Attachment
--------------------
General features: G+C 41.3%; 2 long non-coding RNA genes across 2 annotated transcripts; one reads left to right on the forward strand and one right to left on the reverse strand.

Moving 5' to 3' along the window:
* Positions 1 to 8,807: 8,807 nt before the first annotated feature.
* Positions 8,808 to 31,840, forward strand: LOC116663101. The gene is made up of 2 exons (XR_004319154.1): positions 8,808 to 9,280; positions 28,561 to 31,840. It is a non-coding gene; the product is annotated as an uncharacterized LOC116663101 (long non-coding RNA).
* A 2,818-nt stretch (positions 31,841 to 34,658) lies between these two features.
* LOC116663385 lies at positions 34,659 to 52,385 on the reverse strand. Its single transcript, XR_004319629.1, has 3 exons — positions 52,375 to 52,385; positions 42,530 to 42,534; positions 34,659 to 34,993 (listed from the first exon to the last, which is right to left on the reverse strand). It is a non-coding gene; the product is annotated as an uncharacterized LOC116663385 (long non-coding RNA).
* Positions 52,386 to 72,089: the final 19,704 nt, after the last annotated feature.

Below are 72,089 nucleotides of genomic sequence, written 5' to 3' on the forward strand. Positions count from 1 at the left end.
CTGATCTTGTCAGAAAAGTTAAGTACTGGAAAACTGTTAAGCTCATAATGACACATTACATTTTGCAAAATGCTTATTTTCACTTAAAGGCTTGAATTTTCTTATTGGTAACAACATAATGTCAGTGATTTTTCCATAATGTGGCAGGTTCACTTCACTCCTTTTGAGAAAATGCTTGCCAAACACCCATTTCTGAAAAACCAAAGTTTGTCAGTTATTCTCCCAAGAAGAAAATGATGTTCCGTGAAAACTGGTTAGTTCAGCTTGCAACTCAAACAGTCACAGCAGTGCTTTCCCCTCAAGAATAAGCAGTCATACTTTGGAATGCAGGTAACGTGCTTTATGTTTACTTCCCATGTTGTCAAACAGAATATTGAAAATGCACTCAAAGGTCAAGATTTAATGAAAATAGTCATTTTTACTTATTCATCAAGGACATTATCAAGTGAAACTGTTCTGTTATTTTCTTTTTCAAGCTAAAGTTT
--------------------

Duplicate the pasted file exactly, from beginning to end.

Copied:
General features: G+C 41.3%; 2 long non-coding RNA genes across 2 annotated transcripts; one reads left to right on the forward strand and one right to left on the reverse strand.

Moving 5' to 3' along the window:
* Positions 1 to 8,807: 8,807 nt before the first annotated feature.
* Positions 8,808 to 31,840, forward strand: LOC116663101. The gene is made up of 2 exons (XR_004319154.1): positions 8,808 to 9,280; positions 28,561 to 31,840. It is a non-coding gene; the product is annotated as an uncharacterized LOC116663101 (long non-coding RNA).
* A 2,818-nt stretch (positions 31,841 to 34,658) lies between these two features.
* LOC116663385 lies at positions 34,659 to 52,385 on the reverse strand. Its single transcript, XR_004319629.1, has 3 exons — positions 52,375 to 52,385; positions 42,530 to 42,534; positions 34,659 to 34,993 (listed from the first exon to the last, which is right to left on the reverse strand). It is a non-coding gene; the product is annotated as an uncharacterized LOC116663385 (long non-coding RNA).
* Positions 52,386 to 72,089: the final 19,704 nt, after the last annotated feature.

Below are 72,089 nucleotides of genomic sequence, written 5' to 3' on the forward strand. Positions count from 1 at the left end.
CTGATCTTGTCAGAAAAGTTAAGTACTGGAAAACTGTTAAGCTCATAATGACACATTACATTTTGCAAAATGCTTATTTTCACTTAAAGGCTTGAATTTTCTTATTGGTAACAACATAATGTCAGTGATTTTTCCATAATGTGGCAGGTTCACTTCACTCCTTTTGAGAAAATGCTTGCCAAACACCCATTTCTGAAAAACCAAAGTTTGTCAGTTATTCTCCCAAGAAGAAAATGATGTTCCGTGAAAACTGGTTAGTTCAGCTTGCAACTCAAACAGTCACAGCAGTGCTTTCCCCTCAAGAATAAGCAGTCATACTTTGGAATGCAGGTAACGTGCTTTATGTTTACTTCCCATGTTGTCAAACAGAATATTGAAAATGCACTCAAAGGTCAAGATTTAATGAAAATAGTCATTTTTACTTATTCATCAAGGACATTATCAAGTGAAACTGTTCTGTTATTTTCTTTTTCAAGCTAAAGTTT